It is not our intention to refer to those famous navigators who thenceforward visited and founded parts of the Australian northern, eastern, and southern coasts, except so far as they have to do with Western Australia. The most notable of those, whose voyages we shall not describe, were Cook, McCluer, Bligh, Bass, Furneaux, Edwards, Bampton, Alt, and Marion. Captain Cook had planted the British flag on the eastern part of the continent before Western Australia was next visited. In the meantime no more was known of the west than that ascertained by Dampier and the Dutch. The next visitor was an Englishman, George Vancouver, who had served as midshipman under Cook. On the 1st April, 1791, Captain Vancouver left England on H.M.S. Discovery, accompanied by Captain Broughton on H.M.S. Chatham, bound for North-West America via the Cape of Good Hope and Australia. Vancouver sighted on the 26th September the southern coast near Cape Leeuwin by an island, which was thereupon named Chatham Island. He sailed near the coast, and on the 28th September anchored in King George the Third Sound, named by him. This sound, which is one of the prettiest among many beautiful harbours in Australia, greatly interested Vancouver. His journal portrays the scene as "agreeably variegated in form;" but the soil was more barren than fertile, yet with many spots capable of cultivation. He remained there several days, and found ample grass and woodlands and abundance of fresh water. The climate was healthy and the temperature agreeable. Of animals, the kangaroo was not scarce, while the woods were tenanted by numerous feathered tribes. The chief aquatic birds were black swans and wild ducks. Archibald Menzies, the naturalist and botanist on board the Discovery, searched the woods and uplands for choice specimens, and his search was not in vain. Vancouver left a bottle containing parchment at King George's Sound (found in 1800 by one Chas. Dixon, of the ship Elligood, whose voyage is not chronicled), and after enjoyable and useful study he sailed out on 10th October to further examine the coast to the east. Variable winds prevented his ranging close in shore, and hence his further report is of little interest. Vancouver lost sight of land in this part of the continent at Termination Island, off Esperance Bay. Several points were named by this navigator. Vancouver, it is believed, watered his ship on the island by the channel connecting Middleton Bay and Oyster Harbour. He there dug a well, which, although fallen in, still exists. It is covered with high reeds and shrubs, and over it Sir William Robinson, the Governor of Western Australia, caused to be erected in February, 1883, a wooden tablet, marking where Captain George Vancouver, RN., an illustrious navigator, watered His Majesty's ship "Discovery," in October, 1791.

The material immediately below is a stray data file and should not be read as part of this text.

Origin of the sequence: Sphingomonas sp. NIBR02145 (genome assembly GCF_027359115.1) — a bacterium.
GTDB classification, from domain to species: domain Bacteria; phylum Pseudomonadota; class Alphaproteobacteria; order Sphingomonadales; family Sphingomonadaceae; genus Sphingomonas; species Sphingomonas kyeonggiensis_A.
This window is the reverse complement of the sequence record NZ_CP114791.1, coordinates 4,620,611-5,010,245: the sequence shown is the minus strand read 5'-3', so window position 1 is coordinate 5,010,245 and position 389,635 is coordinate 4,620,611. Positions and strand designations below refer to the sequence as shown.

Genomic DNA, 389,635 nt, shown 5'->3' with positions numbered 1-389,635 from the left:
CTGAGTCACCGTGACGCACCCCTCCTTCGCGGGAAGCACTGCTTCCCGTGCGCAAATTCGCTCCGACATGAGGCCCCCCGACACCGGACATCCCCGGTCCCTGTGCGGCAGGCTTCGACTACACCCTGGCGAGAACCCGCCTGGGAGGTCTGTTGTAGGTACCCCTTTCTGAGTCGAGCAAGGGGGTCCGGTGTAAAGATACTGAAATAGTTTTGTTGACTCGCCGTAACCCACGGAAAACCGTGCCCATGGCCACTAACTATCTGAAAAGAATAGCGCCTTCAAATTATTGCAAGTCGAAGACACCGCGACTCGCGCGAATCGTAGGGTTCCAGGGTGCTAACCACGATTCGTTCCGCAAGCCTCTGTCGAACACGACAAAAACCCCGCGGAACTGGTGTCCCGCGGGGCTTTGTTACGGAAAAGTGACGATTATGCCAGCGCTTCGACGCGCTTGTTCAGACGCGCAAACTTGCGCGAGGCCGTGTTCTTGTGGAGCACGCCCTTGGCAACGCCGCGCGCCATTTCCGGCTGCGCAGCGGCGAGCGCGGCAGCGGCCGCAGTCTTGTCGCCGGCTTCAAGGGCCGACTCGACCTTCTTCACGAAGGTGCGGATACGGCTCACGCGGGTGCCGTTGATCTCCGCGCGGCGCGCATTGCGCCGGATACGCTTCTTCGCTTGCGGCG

The fate of La Perouse, the clever French navigator, who after many adventures left Botany Bay, on the east coast, in the ships Boussole and Astrolabe, to continue his discoveries, and who was never again seen alive by white men, was the cause of a French expedition in 1792. The ships La Recherche and L'Espérance, in charge of Rear-Admiral Bruny D'Entrecasteaux, left France, and on December 5, 1792, came within hail of the south coast at a point north-west of Chatham Island. This point was named D’Entrecasteaux Point. The expedition explored the coast to Termination Island, and kept closer to shore than Vancouver. They named some leading features of the coast, and praised the charts of Nuyts. They obtained good shelter from a storm on 9th December by one of the islands north of Termination Island. The naturalist, Monsieur Labillardière, exploited the islands, and the surveyors took soundings. No fresh water was obtained, but seals, penguins, and kangaroos were numerous. The surrounding islands were named the Archipelago of the Recherche. On January 3, 1793, they abandoned our coast and went further east.